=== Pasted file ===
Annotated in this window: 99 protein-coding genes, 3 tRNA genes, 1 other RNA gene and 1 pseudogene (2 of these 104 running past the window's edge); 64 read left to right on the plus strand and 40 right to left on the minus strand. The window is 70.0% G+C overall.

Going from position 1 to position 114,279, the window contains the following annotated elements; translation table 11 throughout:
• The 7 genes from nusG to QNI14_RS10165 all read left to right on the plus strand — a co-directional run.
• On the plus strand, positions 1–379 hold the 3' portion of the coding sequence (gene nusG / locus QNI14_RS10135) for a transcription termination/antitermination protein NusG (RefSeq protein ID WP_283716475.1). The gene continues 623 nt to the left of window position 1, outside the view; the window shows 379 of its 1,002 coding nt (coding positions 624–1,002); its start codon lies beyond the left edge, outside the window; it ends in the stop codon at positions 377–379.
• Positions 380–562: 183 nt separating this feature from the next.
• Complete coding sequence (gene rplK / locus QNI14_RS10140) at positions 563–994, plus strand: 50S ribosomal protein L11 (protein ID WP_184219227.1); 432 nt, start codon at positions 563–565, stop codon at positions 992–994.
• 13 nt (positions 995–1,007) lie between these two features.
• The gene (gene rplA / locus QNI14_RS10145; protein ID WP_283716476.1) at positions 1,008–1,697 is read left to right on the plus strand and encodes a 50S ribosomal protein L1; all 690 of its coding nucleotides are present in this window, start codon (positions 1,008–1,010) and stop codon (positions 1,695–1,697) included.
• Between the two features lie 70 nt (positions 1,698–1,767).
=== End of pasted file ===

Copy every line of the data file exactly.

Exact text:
Annotated in this window: 99 protein-coding genes, 3 tRNA genes, 1 other RNA gene and 1 pseudogene (2 of these 104 running past the window's edge); 64 read left to right on the plus strand and 40 right to left on the minus strand. The window is 70.0% G+C overall.

Going from position 1 to position 114,279, the window contains the following annotated elements; translation table 11 throughout:
• The 7 genes from nusG to QNI14_RS10165 all read left to right on the plus strand — a co-directional run.
• On the plus strand, positions 1–379 hold the 3' portion of the coding sequence (gene nusG / locus QNI14_RS10135) for a transcription termination/antitermination protein NusG (RefSeq protein ID WP_283716475.1). The gene continues 623 nt to the left of window position 1, outside the view; the window shows 379 of its 1,002 coding nt (coding positions 624–1,002); its start codon lies beyond the left edge, outside the window; it ends in the stop codon at positions 377–379.
• Positions 380–562: 183 nt separating this feature from the next.
• Complete coding sequence (gene rplK / locus QNI14_RS10140) at positions 563–994, plus strand: 50S ribosomal protein L11 (protein ID WP_184219227.1); 432 nt, start codon at positions 563–565, stop codon at positions 992–994.
• 13 nt (positions 995–1,007) lie between these two features.
• The gene (gene rplA / locus QNI14_RS10145; protein ID WP_283716476.1) at positions 1,008–1,697 is read left to right on the plus strand and encodes a 50S ribosomal protein L1; all 690 of its coding nucleotides are present in this window, start codon (positions 1,008–1,010) and stop codon (positions 1,695–1,697) included.
• Between the two features lie 70 nt (positions 1,698–1,767).